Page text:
On Wednesday's FS1 show "Undisputed," co-host Shannon Sharpe recounted a recent conversation he had with former Denver Broncos teammate Alfred Williams about a 1989 college game in which Gundy – then the Oklahoma State quarterback – allegedly directed a racial slur toward Williams and several of his University of Colorado teammates.

Earlier this week, Oklahoma State football coach Mike Gundy apologized and made a public pronouncement that "Black lives matter to me" to prevent a threatened boycott by OSU players.

But the "pain and discomfort" Gundy acknowledged creating by wearing a shirt with the logo of a far-right television news network isn't the first time Gundy has been accused of stirring racial tensions.

On Wednesday's FS1 show "Undisputed," co-host Shannon Sharpe recounted a recent conversation he had with former Denver Broncos teammate Alfred Williams about a 1989 college game in which Gundy – then the Oklahoma State quarterback – allegedly directed a racial slur toward Williams and several of his University of Colorado teammates.

"He said, 'We were getting after 'em and I sacked him (Gundy) and he called me 'N,'" Sharpe said quoting Williams. After the game -- which Colorado won 41-17 – reporters asked Williams why he was so animated and "he blurted out, Mike Gundy called me N – and he actually said the word."

On his Denver-based radio show Wednesday afternoon, Williams reiterated what he told Sharpe about Gundy's use of the slur.

“There’s no walking that back. This story’s been out there for 31 years,” the nine-year NFL veteran said. "Every time I see his face, every time I look at him, I want to run through him... I’m 51 years old; why in the world do I need to lie about that?”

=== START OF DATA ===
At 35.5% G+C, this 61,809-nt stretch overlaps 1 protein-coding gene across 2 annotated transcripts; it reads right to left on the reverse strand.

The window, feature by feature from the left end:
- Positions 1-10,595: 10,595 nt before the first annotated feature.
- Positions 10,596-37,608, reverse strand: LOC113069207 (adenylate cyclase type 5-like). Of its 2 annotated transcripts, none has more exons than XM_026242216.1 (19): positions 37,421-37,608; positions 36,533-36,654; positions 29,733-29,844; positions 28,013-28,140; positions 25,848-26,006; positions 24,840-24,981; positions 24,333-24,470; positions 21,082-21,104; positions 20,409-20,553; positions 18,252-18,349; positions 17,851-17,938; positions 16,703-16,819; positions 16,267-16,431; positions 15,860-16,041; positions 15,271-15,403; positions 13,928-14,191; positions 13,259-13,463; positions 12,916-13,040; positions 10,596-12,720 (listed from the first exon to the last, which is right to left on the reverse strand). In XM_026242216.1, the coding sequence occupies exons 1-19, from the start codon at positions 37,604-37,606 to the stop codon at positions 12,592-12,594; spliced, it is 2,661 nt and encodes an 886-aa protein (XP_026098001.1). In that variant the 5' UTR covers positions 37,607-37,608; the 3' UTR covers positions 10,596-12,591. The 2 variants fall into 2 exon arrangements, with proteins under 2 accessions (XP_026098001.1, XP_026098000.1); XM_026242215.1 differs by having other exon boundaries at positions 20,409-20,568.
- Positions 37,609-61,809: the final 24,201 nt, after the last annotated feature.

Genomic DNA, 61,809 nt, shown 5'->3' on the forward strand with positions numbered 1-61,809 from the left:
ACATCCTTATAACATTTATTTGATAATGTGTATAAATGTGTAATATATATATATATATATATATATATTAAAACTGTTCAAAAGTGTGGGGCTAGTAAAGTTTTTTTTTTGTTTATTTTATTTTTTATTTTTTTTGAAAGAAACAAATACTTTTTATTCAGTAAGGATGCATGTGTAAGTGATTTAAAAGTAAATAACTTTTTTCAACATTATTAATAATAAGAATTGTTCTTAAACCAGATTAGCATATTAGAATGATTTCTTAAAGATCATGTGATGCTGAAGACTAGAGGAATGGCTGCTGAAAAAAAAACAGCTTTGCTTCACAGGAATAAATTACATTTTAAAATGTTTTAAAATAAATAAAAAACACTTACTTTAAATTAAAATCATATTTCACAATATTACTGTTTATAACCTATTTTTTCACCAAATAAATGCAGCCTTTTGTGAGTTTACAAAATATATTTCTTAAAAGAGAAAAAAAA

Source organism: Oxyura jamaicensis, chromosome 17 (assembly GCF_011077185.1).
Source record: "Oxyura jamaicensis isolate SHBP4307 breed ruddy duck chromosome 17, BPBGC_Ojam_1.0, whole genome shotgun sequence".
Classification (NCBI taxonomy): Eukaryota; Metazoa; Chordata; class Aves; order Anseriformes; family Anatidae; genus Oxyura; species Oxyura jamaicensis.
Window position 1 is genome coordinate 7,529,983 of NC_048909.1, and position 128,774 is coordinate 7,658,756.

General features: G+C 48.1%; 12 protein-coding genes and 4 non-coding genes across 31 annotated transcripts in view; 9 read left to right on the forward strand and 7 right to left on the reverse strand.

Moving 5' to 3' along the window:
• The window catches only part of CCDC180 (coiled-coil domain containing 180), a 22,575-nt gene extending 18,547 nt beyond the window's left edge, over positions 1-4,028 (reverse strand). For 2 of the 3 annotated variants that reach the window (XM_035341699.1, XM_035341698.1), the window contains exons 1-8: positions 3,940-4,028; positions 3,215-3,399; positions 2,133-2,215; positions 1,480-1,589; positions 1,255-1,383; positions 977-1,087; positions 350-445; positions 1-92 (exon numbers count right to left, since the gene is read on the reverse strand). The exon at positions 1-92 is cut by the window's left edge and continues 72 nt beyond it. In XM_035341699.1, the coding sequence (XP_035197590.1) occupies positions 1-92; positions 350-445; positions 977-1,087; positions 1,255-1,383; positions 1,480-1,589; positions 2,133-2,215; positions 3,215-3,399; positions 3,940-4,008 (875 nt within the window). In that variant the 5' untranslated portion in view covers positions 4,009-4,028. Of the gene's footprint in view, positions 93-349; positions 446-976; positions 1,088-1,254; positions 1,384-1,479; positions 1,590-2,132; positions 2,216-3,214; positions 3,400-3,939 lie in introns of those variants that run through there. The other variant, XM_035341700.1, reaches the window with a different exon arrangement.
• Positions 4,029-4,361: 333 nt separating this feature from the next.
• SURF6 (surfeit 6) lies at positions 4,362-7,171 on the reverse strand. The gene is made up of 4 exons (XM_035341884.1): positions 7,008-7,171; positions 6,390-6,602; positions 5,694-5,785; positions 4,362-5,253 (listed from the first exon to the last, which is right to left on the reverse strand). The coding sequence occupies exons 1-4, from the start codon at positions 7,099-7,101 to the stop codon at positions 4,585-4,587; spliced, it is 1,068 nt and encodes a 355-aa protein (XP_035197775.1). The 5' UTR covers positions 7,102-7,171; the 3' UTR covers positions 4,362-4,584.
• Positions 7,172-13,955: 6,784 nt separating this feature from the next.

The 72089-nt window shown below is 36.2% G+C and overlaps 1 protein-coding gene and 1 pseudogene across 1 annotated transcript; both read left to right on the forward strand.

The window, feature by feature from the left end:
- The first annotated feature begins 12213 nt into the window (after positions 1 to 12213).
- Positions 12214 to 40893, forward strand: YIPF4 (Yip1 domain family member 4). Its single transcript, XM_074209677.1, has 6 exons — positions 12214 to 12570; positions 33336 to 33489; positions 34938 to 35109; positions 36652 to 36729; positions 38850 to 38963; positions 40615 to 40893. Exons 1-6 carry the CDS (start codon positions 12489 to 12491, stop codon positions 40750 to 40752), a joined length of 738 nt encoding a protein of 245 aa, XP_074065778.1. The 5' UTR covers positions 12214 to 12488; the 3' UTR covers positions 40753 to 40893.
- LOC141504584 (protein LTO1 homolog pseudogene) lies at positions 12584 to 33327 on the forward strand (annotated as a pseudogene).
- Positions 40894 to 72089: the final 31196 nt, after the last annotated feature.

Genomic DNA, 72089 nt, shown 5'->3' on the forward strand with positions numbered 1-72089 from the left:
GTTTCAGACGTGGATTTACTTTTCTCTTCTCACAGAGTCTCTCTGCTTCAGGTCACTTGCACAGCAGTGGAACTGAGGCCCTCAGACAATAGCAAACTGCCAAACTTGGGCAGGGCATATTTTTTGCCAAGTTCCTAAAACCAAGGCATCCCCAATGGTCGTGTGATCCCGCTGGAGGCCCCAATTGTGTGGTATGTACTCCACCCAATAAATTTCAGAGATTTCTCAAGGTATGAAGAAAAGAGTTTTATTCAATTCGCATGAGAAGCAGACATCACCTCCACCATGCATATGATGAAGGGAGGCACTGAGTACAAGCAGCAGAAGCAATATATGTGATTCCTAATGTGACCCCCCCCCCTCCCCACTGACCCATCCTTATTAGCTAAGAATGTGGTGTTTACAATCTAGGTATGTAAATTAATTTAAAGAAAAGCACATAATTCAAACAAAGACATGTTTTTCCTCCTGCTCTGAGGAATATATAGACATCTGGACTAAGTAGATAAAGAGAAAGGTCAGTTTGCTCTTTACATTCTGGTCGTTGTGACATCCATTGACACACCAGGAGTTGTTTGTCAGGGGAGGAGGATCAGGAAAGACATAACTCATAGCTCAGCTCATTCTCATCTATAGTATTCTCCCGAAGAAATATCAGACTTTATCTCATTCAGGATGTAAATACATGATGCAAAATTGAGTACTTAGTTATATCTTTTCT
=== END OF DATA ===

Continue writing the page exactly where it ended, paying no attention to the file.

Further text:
News accounts of the game in both The Oklahoman and Tulsa World included similar allegations from Colorado players of Gundy using the racial slur, which he denied.

"It's just not true. I've been here four years, and well over half of my friends are Black," Gundy said after the game. "I just did not say that; I wouldn't say something like that."

Williams told The Oklahoman on Wednesday night that he would like an apology for the alleged 1989 incident, but is not looking for Gundy to lose his job at Oklahoma State.

"I want an apology from him and I want to see him have some growth,” Williams said. “If he denies that he said (that), I have at least 20 people who will vouch for what happened that day."

Now in his 16th season as Oklahoma State's head coach, Gundy apologized to current and former team members and their families for a recent photo of him wearing a T-shirt with the logo of One America News Network – a far-right, channel that has been rated by Media Bias/Fact Check as being "not a credible news source” and has been critical of the Black Lives Matter movement.

Star running back Chuba Hubbard said he "had to hold (Gundy) accountable" for wearing the OAN shirt, which he called “completely insensitive” and “unacceptable.” Hubbard later apologized for doing so on social media, instead of talking to Gundy in person.

Gundy later met with players and promised to make changes.

“I sincerely hope the Oklahoma State family near and far will accept my humble apology as we move forward,” Gundy said.